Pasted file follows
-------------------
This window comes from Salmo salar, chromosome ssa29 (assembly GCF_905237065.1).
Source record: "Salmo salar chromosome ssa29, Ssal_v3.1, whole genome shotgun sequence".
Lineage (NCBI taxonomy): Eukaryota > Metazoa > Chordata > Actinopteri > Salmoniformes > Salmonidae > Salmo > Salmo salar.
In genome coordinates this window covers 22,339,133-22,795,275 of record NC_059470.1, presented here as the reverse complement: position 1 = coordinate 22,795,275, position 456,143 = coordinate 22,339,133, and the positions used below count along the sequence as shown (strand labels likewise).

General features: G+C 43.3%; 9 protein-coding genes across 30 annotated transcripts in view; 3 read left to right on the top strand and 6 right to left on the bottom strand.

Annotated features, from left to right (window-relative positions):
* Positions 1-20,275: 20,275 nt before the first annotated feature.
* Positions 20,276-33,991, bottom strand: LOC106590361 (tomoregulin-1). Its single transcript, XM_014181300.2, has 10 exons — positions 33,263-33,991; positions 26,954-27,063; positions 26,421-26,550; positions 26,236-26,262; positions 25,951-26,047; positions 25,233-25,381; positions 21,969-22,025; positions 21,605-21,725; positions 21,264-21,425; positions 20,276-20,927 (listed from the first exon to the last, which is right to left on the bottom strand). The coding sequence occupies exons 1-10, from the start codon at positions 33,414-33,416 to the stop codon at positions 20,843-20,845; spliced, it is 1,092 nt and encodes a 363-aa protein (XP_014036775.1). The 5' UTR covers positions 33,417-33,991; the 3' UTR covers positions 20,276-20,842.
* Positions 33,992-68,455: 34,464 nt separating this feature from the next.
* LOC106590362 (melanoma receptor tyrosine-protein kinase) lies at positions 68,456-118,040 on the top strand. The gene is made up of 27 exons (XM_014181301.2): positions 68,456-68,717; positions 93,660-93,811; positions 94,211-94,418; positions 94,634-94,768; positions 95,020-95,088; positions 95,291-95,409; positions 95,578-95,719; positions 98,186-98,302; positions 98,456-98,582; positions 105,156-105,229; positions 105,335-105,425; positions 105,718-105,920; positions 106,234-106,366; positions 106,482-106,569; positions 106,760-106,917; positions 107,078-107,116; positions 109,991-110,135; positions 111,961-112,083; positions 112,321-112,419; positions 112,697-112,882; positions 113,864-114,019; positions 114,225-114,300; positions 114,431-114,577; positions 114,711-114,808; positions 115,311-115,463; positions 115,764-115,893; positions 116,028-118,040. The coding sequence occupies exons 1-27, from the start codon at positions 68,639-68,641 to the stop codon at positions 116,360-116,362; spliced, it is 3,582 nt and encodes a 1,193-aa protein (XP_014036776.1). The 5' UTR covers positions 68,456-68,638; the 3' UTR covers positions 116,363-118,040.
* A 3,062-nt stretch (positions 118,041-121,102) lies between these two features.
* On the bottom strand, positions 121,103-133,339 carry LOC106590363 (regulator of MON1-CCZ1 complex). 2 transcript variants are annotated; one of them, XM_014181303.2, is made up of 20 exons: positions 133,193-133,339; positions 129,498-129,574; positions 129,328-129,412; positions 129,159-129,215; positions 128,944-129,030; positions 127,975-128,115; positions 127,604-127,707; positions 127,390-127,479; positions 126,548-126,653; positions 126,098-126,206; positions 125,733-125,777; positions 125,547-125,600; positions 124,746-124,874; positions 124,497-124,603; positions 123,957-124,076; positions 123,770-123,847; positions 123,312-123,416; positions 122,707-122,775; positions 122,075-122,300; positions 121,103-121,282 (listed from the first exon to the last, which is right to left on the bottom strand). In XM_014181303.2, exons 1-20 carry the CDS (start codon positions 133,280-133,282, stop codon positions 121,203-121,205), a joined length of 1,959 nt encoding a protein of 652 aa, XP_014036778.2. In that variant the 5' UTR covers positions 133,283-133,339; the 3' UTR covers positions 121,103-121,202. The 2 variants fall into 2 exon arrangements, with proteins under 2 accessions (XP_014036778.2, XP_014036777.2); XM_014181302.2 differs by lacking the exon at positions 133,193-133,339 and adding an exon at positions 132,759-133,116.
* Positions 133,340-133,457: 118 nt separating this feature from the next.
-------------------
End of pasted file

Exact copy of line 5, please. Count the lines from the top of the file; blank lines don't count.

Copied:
General features: G+C 43.3%; 9 protein-coding genes across 30 annotated transcripts in view; 3 read left to right on the top strand and 6 right to left on the bottom strand.